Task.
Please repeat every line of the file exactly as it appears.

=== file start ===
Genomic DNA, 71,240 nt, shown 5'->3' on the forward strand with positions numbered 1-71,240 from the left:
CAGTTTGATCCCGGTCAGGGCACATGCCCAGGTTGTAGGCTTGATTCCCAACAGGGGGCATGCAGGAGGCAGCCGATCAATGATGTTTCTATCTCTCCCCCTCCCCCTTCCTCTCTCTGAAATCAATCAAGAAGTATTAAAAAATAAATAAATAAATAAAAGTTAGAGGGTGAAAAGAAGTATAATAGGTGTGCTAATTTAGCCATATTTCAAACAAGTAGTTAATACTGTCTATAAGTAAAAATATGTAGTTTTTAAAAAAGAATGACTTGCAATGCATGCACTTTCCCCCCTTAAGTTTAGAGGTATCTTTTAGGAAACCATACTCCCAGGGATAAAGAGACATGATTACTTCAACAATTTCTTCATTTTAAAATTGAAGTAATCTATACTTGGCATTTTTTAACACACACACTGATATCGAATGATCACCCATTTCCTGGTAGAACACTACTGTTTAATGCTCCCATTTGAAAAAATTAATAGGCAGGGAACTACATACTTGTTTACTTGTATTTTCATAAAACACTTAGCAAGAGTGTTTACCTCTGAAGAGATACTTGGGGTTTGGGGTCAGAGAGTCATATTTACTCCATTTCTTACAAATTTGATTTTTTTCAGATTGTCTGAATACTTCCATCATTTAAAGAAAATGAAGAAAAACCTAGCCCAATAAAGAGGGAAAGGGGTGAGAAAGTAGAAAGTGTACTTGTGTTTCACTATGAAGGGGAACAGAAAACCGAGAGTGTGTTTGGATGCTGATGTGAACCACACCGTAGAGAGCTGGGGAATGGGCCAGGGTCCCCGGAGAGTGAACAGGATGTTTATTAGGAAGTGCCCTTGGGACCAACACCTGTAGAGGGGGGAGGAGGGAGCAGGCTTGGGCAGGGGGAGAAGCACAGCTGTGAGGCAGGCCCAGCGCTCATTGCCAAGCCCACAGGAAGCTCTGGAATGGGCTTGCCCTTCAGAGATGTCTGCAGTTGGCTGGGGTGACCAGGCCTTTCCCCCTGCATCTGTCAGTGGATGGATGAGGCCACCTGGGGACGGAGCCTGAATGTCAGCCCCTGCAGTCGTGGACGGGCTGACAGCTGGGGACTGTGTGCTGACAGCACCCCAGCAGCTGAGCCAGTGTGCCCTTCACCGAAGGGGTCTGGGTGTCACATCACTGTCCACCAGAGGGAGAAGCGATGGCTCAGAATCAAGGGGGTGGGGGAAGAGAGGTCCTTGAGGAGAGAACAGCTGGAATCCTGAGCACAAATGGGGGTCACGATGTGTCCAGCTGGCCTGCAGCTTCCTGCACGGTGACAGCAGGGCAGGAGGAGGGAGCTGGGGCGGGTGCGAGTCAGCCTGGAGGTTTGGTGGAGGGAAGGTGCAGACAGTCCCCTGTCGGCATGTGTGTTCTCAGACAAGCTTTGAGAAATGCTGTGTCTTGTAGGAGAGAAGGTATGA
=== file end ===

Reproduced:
Genomic DNA, 71,240 nt, shown 5'->3' on the forward strand with positions numbered 1-71,240 from the left:
CAGTTTGATCCCGGTCAGGGCACATGCCCAGGTTGTAGGCTTGATTCCCAACAGGGGGCATGCAGGAGGCAGCCGATCAATGATGTTTCTATCTCTCCCCCTCCCCCTTCCTCTCTCTGAAATCAATCAAGAAGTATTAAAAAATAAATAAATAAATAAAAGTTAGAGGGTGAAAAGAAGTATAATAGGTGTGCTAATTTAGCCATATTTCAAACAAGTAGTTAATACTGTCTATAAGTAAAAATATGTAGTTTTTAAAAAAGAATGACTTGCAATGCATGCACTTTCCCCCCTTAAGTTTAGAGGTATCTTTTAGGAAACCATACTCCCAGGGATAAAGAGACATGATTACTTCAACAATTTCTTCATTTTAAAATTGAAGTAATCTATACTTGGCATTTTTTAACACACACACTGATATCGAATGATCACCCATTTCCTGGTAGAACACTACTGTTTAATGCTCCCATTTGAAAAAATTAATAGGCAGGGAACTACATACTTGTTTACTTGTATTTTCATAAAACACTTAGCAAGAGTGTTTACCTCTGAAGAGATACTTGGGGTTTGGGGTCAGAGAGTCATATTTACTCCATTTCTTACAAATTTGATTTTTTTCAGATTGTCTGAATACTTCCATCATTTAAAGAAAATGAAGAAAAACCTAGCCCAATAAAGAGGGAAAGGGGTGAGAAAGTAGAAAGTGTACTTGTGTTTCACTATGAAGGGGAACAGAAAACCGAGAGTGTGTTTGGATGCTGATGTGAACCACACCGTAGAGAGCTGGGGAATGGGCCAGGGTCCCCGGAGAGTGAACAGGATGTTTATTAGGAAGTGCCCTTGGGACCAACACCTGTAGAGGGGGGAGGAGGGAGCAGGCTTGGGCAGGGGGAGAAGCACAGCTGTGAGGCAGGCCCAGCGCTCATTGCCAAGCCCACAGGAAGCTCTGGAATGGGCTTGCCCTTCAGAGATGTCTGCAGTTGGCTGGGGTGACCAGGCCTTTCCCCCTGCATCTGTCAGTGGATGGATGAGGCCACCTGGGGACGGAGCCTGAATGTCAGCCCCTGCAGTCGTGGACGGGCTGACAGCTGGGGACTGTGTGCTGACAGCACCCCAGCAGCTGAGCCAGTGTGCCCTTCACCGAAGGGGTCTGGGTGTCACATCACTGTCCACCAGAGGGAGAAGCGATGGCTCAGAATCAAGGGGGTGGGGGAAGAGAGGTCCTTGAGGAGAGAACAGCTGGAATCCTGAGCACAAATGGGGGTCACGATGTGTCCAGCTGGCCTGCAGCTTCCTGCACGGTGACAGCAGGGCAGGAGGAGGGAGCTGGGGCGGGTGCGAGTCAGCCTGGAGGTTTGGTGGAGGGAAGGTGCAGACAGTCCCCTGTCGGCATGTGTGTTCTCAGACAAGCTTTGAGAAATGCTGTGTCTTGTAGGAGAGAAGGTATGA